Functional Residual Capacity
Lung Volume Measurements
Total Lung Capacity
The volume of air contained in the lungs at the end of a maximal inspiration. It is the equivalent to each of the following sums: VITAL CAPACITY plus RESIDUAL VOLUME; INSPIRATORY CAPACITY plus FUNCTIONAL RESIDUAL CAPACITY; TIDAL VOLUME plus INSPIRATORY RESERVE VOLUME plus functional residual capacity; or tidal volume plus inspiratory reserve volume plus EXPIRATORY RESERVE VOLUME plus residual volume.
The capability of the LUNGS to distend under pressure as measured by pulmonary volume change per unit pressure change. While not a complete description of the pressure-volume properties of the lung, it is nevertheless useful in practice as a measure of the comparative stiffness of the lung. (From Best & Taylor's Physiological Basis of Medical Practice, 12th ed, p562)
Respiratory Function Tests
Expiratory Reserve Volume
Plethysmography, Whole Body
Either of the pair of organs occupying the cavity of the thorax that effect the aeration of the blood.
The act of breathing with the LUNGS, consisting of INHALATION, or the taking into the lungs of the ambient air, and of EXHALATION, or the expelling of the modified air which contains more CARBON DIOXIDE than the air taken in (Blakiston's Gould Medical Dictionary, 4th ed.). This does not include tissue respiration (= OXYGEN CONSUMPTION) or cell respiration (= CELL RESPIRATION).
Physiologically, the opposition to flow of air caused by the forces of friction. As a part of pulmonary function testing, it is the ratio of driving pressure to the rate of air flow.
The upper part of the trunk between the NECK and the ABDOMEN. It contains the chief organs of the circulatory and respiratory systems. (From Stedman, 25th ed)
Helium. A noble gas with the atomic symbol He, atomic number 2, and atomic weight 4.003. It is a colorless, odorless, tasteless gas that is not combustible and does not support combustion. It was first detected in the sun and is now obtained from natural gas. Medically it is used as a diluent for other gases, being especially useful with oxygen in the treatment of certain cases of respiratory obstruction, and as a vehicle for general anesthetics. (Dorland, 27th ed)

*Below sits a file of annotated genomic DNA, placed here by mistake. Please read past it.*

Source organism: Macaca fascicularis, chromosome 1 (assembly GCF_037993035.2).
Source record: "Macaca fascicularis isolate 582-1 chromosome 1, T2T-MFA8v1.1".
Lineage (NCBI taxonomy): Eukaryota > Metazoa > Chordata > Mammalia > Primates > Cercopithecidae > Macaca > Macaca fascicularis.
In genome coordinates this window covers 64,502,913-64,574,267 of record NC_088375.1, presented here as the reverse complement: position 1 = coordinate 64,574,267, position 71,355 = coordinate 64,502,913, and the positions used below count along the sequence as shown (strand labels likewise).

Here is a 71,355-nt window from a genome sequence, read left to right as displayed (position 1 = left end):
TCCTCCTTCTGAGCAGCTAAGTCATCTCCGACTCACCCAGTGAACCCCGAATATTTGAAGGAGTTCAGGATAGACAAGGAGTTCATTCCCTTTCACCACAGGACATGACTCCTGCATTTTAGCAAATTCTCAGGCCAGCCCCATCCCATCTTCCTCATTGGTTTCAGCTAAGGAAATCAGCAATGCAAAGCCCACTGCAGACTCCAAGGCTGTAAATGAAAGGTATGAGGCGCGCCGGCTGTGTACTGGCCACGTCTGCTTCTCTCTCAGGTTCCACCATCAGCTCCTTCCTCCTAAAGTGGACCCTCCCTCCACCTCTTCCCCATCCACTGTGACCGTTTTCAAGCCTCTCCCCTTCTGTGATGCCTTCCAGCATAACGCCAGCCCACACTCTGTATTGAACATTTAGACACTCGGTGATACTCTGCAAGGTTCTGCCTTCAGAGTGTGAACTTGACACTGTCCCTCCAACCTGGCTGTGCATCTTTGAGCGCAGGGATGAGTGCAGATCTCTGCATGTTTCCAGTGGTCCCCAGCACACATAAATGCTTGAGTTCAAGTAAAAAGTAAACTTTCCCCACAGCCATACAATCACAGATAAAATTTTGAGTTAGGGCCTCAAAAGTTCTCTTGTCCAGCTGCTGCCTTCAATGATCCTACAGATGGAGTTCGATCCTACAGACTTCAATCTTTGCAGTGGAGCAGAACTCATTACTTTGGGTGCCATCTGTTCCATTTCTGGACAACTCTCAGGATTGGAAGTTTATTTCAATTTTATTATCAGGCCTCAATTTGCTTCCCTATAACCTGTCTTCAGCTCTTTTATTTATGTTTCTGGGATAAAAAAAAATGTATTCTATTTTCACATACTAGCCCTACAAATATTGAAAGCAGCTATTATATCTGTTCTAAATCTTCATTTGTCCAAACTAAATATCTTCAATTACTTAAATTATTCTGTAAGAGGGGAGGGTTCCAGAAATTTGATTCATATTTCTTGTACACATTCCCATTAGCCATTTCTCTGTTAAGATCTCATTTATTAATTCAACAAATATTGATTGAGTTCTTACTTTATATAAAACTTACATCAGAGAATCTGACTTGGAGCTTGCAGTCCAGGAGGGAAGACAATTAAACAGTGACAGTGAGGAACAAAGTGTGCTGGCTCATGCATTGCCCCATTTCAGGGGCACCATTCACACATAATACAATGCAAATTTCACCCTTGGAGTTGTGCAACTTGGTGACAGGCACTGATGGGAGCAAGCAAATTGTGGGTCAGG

The maximum volume of air that can be inspired after reaching the end of a normal, quiet expiration. It is the sum of the TIDAL VOLUME and the INSPIRATORY RESERVE VOLUME. Common abbreviation is IC.
Pulmonary Gas Exchange
Devices used to measure the flow of fluids (see RHEOLOGY) or the AIR to measure RESPIRATION.
Respiratory Physiological Phenomena
Physiological processes and properties of the RESPIRATORY SYSTEM as a whole or of any of its parts.
Measurement of volume of air inhaled or exhaled by the lung.
The posture of an individual lying face up.
Forced Expiratory Flow Rates
The rate of airflow measured during a FORCED VITAL CAPACITY determination.
A method of mechanical ventilation in which pressure is maintained to increase the volume of gas remaining in the lungs at the end of expiration, thus reducing the shunting of blood through the lungs and improving gas exchange.
Forced Expiratory Volume
Measure of the maximum amount of air that can be expelled in a given number of seconds during a FORCED VITAL CAPACITY determination . It is usually given as FEV followed by a subscript indicating the number of seconds over which the measurement is made, although it is sometimes given as a percentage of forced vital capacity.
Maximal Expiratory Flow Rate
The airflow rate measured during the first liter expired after the first 200 ml have been exhausted during a FORCED VITAL CAPACITY determination. Common abbreviations are MEFR, FEF 200-1200, and FEF 0.2-1.2.
Lung Diseases, Obstructive
Any method of artificial breathing that employs mechanical or non-mechanical means to force the air into and out of the lungs. Artificial respiration or ventilation is used in individuals who have stopped breathing or have RESPIRATORY INSUFFICIENCY to increase their intake of oxygen (O2) and excretion of carbon dioxide (CO2).
The posture of an individual lying face down.
Respiratory muscles that arise from the lower border of one rib and insert into the upper border of the adjoining rib, and contract during inspiration or respiration. (From Stedman, 25th ed)